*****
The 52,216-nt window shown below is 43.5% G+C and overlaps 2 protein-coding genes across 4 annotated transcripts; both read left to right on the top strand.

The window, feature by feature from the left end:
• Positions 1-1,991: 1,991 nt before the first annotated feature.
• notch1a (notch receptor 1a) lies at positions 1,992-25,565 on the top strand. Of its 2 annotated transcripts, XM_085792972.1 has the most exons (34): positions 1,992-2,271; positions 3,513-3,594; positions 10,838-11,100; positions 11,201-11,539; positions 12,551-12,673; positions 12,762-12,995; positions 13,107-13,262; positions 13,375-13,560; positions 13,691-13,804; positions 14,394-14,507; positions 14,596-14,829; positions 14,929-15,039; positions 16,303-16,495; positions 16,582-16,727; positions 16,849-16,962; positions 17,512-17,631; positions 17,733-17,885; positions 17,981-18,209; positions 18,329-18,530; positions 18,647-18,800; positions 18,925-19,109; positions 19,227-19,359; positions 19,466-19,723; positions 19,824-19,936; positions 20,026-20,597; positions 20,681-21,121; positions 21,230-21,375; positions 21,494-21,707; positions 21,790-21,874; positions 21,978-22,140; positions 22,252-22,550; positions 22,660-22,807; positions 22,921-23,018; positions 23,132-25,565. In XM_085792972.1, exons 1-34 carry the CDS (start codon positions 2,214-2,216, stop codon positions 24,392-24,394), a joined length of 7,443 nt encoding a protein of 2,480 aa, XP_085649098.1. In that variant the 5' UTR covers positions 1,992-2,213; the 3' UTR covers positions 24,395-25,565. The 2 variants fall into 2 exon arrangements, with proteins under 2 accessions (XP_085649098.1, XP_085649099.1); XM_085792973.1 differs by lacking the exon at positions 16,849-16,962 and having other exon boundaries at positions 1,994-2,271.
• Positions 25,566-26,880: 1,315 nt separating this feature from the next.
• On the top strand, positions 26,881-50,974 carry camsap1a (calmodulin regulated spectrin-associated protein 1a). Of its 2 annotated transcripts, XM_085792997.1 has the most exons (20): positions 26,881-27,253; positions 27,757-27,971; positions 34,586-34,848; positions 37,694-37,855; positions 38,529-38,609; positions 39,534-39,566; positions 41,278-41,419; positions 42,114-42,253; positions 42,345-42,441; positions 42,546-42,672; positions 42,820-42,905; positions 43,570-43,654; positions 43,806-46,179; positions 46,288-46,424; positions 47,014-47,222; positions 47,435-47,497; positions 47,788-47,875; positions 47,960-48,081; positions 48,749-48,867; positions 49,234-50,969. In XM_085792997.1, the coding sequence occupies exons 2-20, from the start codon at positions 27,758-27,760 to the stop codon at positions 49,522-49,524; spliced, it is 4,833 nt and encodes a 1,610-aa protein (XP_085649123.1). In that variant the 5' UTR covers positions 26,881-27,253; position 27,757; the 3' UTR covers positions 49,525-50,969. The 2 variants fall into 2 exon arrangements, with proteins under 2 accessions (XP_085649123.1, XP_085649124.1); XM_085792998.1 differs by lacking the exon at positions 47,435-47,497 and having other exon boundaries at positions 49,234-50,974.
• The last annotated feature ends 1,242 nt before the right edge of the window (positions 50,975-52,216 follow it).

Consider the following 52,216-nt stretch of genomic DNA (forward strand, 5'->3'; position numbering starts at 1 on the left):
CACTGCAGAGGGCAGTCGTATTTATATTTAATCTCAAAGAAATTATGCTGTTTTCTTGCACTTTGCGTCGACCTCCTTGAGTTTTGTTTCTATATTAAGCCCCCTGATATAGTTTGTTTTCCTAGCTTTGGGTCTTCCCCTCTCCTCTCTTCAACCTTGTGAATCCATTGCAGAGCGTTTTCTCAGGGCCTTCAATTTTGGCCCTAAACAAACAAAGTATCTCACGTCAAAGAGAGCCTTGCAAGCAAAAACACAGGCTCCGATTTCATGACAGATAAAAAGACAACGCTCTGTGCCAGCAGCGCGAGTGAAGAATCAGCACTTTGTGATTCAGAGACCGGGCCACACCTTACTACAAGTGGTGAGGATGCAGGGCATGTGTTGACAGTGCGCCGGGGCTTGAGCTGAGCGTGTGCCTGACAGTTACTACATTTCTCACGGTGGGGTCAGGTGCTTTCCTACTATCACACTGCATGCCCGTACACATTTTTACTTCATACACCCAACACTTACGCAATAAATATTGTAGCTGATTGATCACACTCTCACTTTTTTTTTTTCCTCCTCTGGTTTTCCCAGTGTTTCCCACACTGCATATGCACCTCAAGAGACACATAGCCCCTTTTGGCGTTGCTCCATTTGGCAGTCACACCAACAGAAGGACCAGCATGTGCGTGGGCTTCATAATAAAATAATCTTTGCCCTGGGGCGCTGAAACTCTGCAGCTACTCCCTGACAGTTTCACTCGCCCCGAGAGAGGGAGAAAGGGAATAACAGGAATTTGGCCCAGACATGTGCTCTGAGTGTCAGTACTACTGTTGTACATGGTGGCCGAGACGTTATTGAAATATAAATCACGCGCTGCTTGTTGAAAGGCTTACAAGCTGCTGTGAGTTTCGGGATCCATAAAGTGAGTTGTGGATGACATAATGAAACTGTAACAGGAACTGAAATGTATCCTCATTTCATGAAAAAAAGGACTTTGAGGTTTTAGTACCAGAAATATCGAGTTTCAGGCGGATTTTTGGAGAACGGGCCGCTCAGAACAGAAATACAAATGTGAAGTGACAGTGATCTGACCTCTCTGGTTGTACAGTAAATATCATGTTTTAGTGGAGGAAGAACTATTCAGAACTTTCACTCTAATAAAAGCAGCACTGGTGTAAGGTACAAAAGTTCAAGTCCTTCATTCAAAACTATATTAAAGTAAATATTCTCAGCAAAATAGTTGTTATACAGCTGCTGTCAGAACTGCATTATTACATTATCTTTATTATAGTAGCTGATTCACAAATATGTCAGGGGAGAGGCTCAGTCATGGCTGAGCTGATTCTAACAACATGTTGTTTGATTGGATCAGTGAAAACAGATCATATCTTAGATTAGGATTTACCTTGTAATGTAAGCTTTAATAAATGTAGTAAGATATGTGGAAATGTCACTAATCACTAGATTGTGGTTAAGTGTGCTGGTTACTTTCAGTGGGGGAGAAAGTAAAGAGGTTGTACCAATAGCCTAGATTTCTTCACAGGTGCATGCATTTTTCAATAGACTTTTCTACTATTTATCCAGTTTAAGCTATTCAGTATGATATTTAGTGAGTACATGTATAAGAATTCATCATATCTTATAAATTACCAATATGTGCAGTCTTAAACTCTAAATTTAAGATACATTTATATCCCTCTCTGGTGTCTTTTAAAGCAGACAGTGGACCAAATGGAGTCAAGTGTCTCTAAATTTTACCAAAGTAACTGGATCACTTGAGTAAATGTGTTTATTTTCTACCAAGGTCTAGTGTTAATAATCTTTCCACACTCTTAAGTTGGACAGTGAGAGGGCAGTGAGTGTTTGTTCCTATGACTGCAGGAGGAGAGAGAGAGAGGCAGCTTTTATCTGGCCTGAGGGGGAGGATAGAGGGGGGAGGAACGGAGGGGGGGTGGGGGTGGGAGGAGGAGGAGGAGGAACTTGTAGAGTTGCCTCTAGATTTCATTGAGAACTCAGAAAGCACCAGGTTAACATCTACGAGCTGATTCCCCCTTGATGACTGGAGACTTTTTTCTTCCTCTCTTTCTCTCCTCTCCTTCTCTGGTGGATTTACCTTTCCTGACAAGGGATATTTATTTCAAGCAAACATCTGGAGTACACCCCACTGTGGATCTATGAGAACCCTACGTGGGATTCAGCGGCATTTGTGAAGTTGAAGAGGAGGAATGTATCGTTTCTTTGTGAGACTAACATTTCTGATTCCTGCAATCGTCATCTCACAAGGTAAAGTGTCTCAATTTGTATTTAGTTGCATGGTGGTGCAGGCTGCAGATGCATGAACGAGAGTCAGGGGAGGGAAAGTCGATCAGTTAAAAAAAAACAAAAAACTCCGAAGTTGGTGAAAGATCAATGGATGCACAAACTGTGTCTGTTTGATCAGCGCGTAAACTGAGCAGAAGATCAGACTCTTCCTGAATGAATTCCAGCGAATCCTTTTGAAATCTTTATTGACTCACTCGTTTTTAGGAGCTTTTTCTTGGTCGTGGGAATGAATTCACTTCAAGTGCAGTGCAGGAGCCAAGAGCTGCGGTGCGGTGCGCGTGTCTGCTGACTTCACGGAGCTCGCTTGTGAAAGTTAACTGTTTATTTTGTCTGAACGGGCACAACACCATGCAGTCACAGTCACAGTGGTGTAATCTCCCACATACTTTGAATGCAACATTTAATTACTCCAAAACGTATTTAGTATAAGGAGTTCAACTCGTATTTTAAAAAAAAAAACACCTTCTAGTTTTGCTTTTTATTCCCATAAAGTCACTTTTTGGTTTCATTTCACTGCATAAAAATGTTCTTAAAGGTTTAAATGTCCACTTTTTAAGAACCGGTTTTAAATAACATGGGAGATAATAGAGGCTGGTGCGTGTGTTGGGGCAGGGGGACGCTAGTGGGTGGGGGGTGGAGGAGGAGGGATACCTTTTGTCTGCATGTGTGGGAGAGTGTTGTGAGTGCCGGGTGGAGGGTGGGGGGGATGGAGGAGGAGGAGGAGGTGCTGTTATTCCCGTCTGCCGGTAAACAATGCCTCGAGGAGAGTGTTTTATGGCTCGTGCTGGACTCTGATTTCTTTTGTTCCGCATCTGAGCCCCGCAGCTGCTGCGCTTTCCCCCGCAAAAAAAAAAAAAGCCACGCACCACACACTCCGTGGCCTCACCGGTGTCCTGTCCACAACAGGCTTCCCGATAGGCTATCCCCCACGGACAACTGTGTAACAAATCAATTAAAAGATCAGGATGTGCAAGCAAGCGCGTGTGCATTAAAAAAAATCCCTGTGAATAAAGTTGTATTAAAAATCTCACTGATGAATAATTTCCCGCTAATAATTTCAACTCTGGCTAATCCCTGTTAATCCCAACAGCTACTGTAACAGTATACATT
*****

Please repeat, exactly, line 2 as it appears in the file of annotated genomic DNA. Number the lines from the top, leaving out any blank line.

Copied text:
The window, feature by feature from the left end: